However, the scenario changes completely when you state how the product will benefit them. Because people are interested in themselves.
So forget talking about your service or product for the first few paragraphs, or perhaps even the first few pages. Delve into what your readers care about the most.
As Harry Browne states in his book The Secret of Selling Anything:
“Most sales are lost because the salesman presented his product before he knew what motivated his prospect.”
You have to get between the conversations going inside your prospect’s head. He may be thinking about hundreds of potential solutions, but not your product or service.
He may be thinking about a precise problem that he needs to be solved, a goal that needs to be achieved, or even worrying about greater problems affecting him directly.
Simply put, you have to state anything that gets your prospect’s attention, anything that pulls him into the copy.
Once you’ve drummed up attention and interest, focus on your product or service by telling them how it’d benefit them.
(10) Not Being Conversational
When you write copy, it should sound as if you were talking face-to-face with your reader.
Meaning that your copy should reflect the way you talk.
Don’t use a high-school term paper’ tone because that’s downright boring and confusing.
Such an academic writing mindset is poisonous when it comes to copywriting.
If you’re finding it too hard to write naturally, get yourself speech-to-text software. That should help you write sales pages that sound coming out of someone’s mouth.
(11) Not Hitting The Emotional Buttons
Although you should always aim to include straight facts in your copy, that simply is not enough. Why? Because people are spending time on your page to get a problem solved, which will make their lives easier or would save them time.
Ultimately, buying is an emotional decision, and your copy should take advantage of that.
“Content is the emotional and informational bridge between commerce and consumer.” – Jay Baer, Convince & Convert.
Interested in incorporating more emotions in your article? Here’s an extensive guide to help you with just that: https://neilpatel.com/blog/incorporate-psychology-emotions-copywriting/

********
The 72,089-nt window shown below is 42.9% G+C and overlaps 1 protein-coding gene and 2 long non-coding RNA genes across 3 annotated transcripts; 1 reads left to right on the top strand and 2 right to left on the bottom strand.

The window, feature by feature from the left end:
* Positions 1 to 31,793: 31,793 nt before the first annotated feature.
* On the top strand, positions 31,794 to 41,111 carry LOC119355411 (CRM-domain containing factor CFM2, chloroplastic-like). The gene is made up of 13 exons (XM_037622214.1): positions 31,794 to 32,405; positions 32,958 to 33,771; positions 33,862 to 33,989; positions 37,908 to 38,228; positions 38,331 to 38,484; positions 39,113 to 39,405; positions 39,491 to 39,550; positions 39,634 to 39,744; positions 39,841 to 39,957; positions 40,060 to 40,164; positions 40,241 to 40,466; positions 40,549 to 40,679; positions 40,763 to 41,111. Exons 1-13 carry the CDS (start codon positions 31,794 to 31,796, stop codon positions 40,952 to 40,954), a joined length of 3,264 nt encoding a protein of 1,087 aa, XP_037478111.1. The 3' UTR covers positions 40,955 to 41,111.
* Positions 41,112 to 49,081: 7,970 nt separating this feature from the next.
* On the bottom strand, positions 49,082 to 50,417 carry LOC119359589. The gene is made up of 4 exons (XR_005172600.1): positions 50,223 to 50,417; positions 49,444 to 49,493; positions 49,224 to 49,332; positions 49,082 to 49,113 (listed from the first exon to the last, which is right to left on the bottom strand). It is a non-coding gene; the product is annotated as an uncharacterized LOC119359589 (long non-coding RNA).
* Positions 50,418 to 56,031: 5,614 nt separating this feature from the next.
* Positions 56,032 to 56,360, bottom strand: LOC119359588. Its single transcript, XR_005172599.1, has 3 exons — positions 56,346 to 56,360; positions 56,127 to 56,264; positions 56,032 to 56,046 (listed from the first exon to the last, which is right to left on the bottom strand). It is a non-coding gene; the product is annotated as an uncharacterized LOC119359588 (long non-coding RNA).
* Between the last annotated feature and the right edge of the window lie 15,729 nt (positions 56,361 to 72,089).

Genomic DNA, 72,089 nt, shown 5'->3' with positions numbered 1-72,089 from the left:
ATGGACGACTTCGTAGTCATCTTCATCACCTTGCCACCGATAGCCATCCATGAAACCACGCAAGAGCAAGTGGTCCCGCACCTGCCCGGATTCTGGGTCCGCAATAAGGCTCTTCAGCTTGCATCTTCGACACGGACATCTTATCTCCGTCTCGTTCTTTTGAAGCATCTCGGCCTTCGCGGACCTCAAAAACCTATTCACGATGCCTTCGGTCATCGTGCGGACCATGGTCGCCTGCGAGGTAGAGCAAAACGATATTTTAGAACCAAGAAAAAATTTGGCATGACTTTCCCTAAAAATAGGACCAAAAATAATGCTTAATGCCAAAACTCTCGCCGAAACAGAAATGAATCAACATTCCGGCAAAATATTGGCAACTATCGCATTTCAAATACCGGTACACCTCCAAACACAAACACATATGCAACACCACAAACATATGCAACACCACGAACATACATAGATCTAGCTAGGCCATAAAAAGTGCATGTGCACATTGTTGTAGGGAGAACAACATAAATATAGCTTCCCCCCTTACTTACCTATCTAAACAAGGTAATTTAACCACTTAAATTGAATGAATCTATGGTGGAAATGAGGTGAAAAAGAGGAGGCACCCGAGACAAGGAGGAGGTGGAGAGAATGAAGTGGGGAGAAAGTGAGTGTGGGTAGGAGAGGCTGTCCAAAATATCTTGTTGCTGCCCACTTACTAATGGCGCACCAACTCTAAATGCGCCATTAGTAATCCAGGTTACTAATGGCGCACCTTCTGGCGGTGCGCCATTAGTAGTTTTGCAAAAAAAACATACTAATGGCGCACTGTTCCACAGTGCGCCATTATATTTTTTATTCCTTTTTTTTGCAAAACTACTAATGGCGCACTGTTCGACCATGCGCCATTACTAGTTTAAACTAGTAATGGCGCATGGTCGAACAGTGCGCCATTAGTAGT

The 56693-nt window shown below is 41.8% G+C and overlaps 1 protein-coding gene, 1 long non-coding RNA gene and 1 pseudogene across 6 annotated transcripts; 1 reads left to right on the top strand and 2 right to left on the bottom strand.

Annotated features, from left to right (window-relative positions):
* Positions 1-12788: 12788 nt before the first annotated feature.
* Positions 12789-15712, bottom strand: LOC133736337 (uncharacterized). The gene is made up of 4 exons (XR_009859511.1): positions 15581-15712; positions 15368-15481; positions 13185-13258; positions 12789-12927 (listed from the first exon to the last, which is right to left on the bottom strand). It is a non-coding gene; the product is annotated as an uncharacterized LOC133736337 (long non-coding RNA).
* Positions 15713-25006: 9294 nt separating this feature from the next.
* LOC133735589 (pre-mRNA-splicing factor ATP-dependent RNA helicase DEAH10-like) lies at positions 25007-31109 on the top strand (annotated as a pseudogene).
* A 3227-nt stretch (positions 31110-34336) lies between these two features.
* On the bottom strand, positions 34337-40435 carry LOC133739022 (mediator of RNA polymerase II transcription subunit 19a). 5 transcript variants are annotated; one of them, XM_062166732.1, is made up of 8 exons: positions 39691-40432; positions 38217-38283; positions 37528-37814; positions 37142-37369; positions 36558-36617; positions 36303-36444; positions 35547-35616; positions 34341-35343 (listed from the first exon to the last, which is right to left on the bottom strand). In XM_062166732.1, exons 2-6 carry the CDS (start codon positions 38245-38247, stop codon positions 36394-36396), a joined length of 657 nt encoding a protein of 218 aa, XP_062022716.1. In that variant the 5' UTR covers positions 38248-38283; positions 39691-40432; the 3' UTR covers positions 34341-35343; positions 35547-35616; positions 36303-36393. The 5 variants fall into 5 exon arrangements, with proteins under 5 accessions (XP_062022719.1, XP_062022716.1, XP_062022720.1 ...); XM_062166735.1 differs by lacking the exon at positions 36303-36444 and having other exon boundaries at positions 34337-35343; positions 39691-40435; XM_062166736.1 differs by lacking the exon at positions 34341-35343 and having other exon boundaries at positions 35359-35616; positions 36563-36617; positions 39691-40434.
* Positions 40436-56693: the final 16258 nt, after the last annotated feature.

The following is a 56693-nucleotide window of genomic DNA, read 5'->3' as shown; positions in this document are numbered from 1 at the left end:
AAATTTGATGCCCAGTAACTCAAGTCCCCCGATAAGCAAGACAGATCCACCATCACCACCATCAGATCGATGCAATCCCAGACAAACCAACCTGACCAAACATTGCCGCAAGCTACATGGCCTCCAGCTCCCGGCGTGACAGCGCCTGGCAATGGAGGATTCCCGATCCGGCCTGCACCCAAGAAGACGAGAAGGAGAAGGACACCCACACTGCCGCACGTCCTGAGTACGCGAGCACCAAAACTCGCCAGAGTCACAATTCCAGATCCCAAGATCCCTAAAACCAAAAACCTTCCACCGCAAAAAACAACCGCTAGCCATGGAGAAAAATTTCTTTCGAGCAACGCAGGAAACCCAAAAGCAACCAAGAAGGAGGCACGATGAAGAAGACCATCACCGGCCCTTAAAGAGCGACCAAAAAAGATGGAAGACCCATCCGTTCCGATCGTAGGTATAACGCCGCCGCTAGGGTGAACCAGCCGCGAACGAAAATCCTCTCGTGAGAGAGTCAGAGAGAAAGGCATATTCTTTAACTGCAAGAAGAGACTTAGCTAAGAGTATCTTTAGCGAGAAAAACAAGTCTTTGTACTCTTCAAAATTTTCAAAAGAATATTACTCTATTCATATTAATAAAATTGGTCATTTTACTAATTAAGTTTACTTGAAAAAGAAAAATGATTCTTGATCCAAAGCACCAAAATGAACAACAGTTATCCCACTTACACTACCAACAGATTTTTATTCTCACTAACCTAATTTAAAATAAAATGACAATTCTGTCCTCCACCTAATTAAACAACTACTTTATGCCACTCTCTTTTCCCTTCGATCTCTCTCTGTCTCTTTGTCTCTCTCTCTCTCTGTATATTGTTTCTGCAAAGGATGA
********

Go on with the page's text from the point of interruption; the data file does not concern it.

(12) Slapping Too Many Benefits Together
So now you know your audience cares more about the product’s benefit and not the so-called features.
But don’t take this information the wrong way. Don’t go on a 30-day trip creating an endless list of benefits that’d make one think you’re writing a novel.
Understand this fact:
When your list of benefits is too long, it tends to bore your audience. And a lot of excellent copy failed to close sales only because of having too many benefits.
So, what should you cut back on benefits then?
Yes, but there’s a catch here. You have to focus on the benefits that matter the most and create your copy around that.
This way, you can easily make your copy interesting to read alongside showcasing your product as an excellent solution for your audience.
(13) Not Having An Exact Goal
Copy without any aim is a great recipe for failure. Even if you aren’t going to write much, your copy’s end goal should be planned out. For instance, buying something, sharing something, or simply signing up for a newsletter.
Set a goal for every copy. For example, if you’re copywriting for a sign-up form, focus on one thing and one thing only: Netting as many qualified leads as you can to fill up your form and sign up for your newsletter or service.
Stick with the goal. Your copy should persuade users to take one action and one action only. So make sure that your copy helps you achieve that.
(14) Writing To A Group Of People, Not One Person